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Assault on the Ballot: Florida law makes it harder for grassroots organizations to assist historically disenfranchised voters

Trust is hard to build. Especially in Jacksonville, Florida, where Sheila Singleton and Rosemary McCoy live. You have to walk a lot of staircases, get past a lot of fear.

Sheila Singleton
Sheila Singleton, right, encourages a man to register to vote. (Courtesy of Sheila Singleton)

But that does not deter McCoy, 63, Singleton, 59, or the handful of volunteers they have recruited to their small voting outreach and advocacy organization. They ply the corridors of bus terminals, stand outside grocery stores and knock on doors to convince people to register to vote. Every day, they make progress against skepticism and people who are too mistrustful, too scared or too busy just trying to get by to believe that their voice can make a difference.

That’s why, when Florida Gov. Ron DeSantis signed Senate Bill 90 (SB 90) in May, in a “Fox News exclusive,” live-streamed event that excluded all other media, McCoy and Singleton decided that they had endured enough. SB 90 is modeled off the broad, restrictive and unnecessary voting legislation cropping up in 2021 state legislatures from Texas to Georgia in the wake of historic voter turnout in 2020. 

Among other things, SB 90 requires civic organizations engaged in voter registration activities to provide misleading information to voters that the organizations “might not” submit their registration application on time. This disclaimer will make the trusted voter relationship work McCoy and Singleton have long done to advance voting rights in Florida even harder.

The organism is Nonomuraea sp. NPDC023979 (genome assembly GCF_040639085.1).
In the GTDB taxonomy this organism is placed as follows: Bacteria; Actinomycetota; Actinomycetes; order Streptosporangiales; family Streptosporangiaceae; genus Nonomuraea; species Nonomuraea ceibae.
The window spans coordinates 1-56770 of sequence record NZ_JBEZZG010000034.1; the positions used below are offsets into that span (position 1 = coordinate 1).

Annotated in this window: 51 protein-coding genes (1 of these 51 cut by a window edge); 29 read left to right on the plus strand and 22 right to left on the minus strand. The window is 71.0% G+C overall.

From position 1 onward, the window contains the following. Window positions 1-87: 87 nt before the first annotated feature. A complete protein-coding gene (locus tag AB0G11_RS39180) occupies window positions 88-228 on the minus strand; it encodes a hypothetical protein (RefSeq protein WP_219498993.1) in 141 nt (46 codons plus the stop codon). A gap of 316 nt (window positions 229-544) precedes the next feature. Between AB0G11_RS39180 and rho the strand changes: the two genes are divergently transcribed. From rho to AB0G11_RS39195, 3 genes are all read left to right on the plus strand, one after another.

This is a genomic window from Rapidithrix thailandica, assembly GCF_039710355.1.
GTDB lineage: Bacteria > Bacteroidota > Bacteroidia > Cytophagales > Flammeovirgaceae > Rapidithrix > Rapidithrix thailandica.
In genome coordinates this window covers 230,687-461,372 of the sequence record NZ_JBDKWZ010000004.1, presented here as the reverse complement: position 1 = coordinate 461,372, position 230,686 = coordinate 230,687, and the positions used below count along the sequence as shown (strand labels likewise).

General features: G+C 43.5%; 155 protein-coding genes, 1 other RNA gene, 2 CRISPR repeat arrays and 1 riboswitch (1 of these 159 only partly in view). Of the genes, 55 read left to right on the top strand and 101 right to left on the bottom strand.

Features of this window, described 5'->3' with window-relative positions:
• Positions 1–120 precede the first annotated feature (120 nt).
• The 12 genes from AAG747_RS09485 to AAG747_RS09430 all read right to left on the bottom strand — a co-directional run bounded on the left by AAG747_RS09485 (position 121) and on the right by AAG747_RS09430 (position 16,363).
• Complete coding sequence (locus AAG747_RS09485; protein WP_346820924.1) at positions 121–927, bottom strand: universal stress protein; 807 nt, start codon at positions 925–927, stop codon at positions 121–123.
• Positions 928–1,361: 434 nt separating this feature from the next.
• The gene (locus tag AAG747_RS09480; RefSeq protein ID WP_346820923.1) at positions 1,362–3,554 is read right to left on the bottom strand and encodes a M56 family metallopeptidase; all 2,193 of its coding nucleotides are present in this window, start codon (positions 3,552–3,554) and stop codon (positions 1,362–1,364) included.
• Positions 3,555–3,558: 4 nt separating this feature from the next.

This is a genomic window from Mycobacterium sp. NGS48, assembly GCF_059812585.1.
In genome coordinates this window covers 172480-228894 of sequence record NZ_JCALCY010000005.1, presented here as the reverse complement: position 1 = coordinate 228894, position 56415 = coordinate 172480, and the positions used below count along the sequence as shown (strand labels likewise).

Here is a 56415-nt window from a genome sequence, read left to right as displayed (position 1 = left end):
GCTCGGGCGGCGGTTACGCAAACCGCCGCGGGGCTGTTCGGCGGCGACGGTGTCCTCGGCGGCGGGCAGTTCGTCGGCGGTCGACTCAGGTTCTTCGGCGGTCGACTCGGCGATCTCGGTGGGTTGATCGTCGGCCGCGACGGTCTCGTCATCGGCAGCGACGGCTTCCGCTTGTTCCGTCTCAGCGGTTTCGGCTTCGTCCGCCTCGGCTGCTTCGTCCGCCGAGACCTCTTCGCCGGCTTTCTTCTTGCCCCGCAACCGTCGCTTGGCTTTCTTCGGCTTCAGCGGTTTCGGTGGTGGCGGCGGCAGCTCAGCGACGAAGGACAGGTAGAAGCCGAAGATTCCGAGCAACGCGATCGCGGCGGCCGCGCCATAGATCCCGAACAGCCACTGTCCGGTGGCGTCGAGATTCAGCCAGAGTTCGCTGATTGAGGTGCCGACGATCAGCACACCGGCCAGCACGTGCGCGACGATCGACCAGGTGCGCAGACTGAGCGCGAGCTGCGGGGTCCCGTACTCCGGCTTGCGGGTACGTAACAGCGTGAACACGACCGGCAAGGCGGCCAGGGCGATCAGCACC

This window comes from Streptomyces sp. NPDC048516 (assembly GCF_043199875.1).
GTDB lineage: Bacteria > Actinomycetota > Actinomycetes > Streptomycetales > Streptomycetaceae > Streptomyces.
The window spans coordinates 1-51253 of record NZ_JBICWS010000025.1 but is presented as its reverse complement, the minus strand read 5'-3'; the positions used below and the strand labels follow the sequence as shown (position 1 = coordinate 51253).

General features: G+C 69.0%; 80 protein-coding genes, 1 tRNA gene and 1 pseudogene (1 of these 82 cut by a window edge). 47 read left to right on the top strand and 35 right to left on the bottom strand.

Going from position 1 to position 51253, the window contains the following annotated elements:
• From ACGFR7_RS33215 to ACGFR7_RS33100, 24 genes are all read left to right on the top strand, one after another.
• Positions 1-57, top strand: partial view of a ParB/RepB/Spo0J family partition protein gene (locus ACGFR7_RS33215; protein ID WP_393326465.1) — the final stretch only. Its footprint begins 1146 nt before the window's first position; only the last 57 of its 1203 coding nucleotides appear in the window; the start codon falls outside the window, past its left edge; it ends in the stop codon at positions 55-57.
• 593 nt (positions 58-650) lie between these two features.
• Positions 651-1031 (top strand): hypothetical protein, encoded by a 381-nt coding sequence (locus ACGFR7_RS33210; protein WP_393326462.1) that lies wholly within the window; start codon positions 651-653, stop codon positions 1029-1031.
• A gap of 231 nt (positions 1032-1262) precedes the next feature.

That is why their organization, Harriet Tubman Freedom Fighters Corp., filed a lawsuit challenging SB 90. The complaint, filed in June on behalf of the organization by Fair Elections Center and the Southern Poverty Law Center, challenges the law’s misleading disclaimer and disclosure requirements. It alleges that the law is void because of its vagueness under the due process clause of the 14th Amendment, that the disclaimer is government-compelled speech in violation of the First Amendment, and that it prevents organizations from exercising their expressive and associational rights guaranteed by the First Amendment.

“We are working so hard to earn trust,” McCoy said of their voter registration efforts. “And when we are out in the field, we see that often people don’t believe the system works for them. We are out there encouraging them, talking about issues, educating them on civic engagement, and this right here, it just throws a wrench in everything we are trying to do. ... Now the individual is looking at the canvasser and saying, ‘Wait a minute, you are telling me that you might just throw my registration away? So why should I give you this? Why should I bother at all?’”

The provision that targets third-party voting organizations has not gotten as much attention as some other elements of the 48-page law. Passed in the wake of the 2020 presidential election under the pretext of addressing unfounded and unspecified concerns about election integrity, SB 90 makes a slew of changes to Florida election law.

It requires voters to provide a state ID number or the last four digits of their Social Security number to obtain a mail ballot, providing no alternative if a voter has neither identification number. It shortens the time period during which a voter can remain on the state’s vote-by-mail list, which entitles them to receive a mail ballot automatically. It modifies rules for observers in ways that could disrupt election administration and restricts private individuals and entities from providing things like rides, chairs, umbrellas, food and water to voters waiting in line to cast a ballot.